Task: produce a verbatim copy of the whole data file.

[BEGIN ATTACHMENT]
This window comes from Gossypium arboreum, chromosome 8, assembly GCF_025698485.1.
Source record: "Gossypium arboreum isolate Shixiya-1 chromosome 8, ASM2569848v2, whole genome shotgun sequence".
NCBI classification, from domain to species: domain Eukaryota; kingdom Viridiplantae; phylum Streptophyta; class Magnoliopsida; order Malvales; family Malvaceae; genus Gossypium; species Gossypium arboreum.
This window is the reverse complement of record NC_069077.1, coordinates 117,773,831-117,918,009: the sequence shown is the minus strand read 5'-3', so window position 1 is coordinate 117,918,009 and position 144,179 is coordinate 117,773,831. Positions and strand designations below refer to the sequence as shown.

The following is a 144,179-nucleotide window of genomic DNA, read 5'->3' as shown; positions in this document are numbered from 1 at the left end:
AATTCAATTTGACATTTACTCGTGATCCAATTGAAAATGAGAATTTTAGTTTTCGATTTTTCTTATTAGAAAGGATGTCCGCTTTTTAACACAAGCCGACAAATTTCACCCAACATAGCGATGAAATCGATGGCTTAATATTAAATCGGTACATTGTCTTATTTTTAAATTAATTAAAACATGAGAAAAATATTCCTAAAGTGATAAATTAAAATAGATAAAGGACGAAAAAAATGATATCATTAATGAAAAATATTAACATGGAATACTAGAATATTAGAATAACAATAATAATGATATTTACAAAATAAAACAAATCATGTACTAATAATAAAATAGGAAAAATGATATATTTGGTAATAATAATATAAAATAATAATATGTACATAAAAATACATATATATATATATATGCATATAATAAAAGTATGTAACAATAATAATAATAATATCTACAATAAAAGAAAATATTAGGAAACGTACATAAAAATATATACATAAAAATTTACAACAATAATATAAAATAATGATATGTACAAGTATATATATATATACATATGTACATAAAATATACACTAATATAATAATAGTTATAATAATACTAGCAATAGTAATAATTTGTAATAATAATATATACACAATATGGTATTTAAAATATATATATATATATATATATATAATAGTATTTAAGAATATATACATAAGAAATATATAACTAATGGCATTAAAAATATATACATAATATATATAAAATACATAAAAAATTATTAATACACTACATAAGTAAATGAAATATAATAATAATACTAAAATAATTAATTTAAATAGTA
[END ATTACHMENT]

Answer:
This window comes from Gossypium arboreum, chromosome 8, assembly GCF_025698485.1.
Source record: "Gossypium arboreum isolate Shixiya-1 chromosome 8, ASM2569848v2, whole genome shotgun sequence".
NCBI classification, from domain to species: domain Eukaryota; kingdom Viridiplantae; phylum Streptophyta; class Magnoliopsida; order Malvales; family Malvaceae; genus Gossypium; species Gossypium arboreum.
This window is the reverse complement of record NC_069077.1, coordinates 117,773,831-117,918,009: the sequence shown is the minus strand read 5'-3', so window position 1 is coordinate 117,918,009 and position 144,179 is coordinate 117,773,831. Positions and strand designations below refer to the sequence as shown.

The following is a 144,179-nucleotide window of genomic DNA, read 5'->3' as shown; positions in this document are numbered from 1 at the left end:
AATTCAATTTGACATTTACTCGTGATCCAATTGAAAATGAGAATTTTAGTTTTCGATTTTTCTTATTAGAAAGGATGTCCGCTTTTTAACACAAGCCGACAAATTTCACCCAACATAGCGATGAAATCGATGGCTTAATATTAAATCGGTACATTGTCTTATTTTTAAATTAATTAAAACATGAGAAAAATATTCCTAAAGTGATAAATTAAAATAGATAAAGGACGAAAAAAATGATATCATTAATGAAAAATATTAACATGGAATACTAGAATATTAGAATAACAATAATAATGATATTTACAAAATAAAACAAATCATGTACTAATAATAAAATAGGAAAAATGATATATTTGGTAATAATAATATAAAATAATAATATGTACATAAAAATACATATATATATATATATGCATATAATAAAAGTATGTAACAATAATAATAATAATATCTACAATAAAAGAAAATATTAGGAAACGTACATAAAAATATATACATAAAAATTTACAACAATAATATAAAATAATGATATGTACAAGTATATATATATATACATATGTACATAAAATATACACTAATATAATAATAGTTATAATAATACTAGCAATAGTAATAATTTGTAATAATAATATATACACAATATGGTATTTAAAATATATATATATATATATATATATAATAGTATTTAAGAATATATACATAAGAAATATATAACTAATGGCATTAAAAATATATACATAATATATATAAAATACATAAAAAATTATTAATACACTACATAAGTAAATGAAATATAATAATAATACTAAAATAATTAATTTAAATAGTA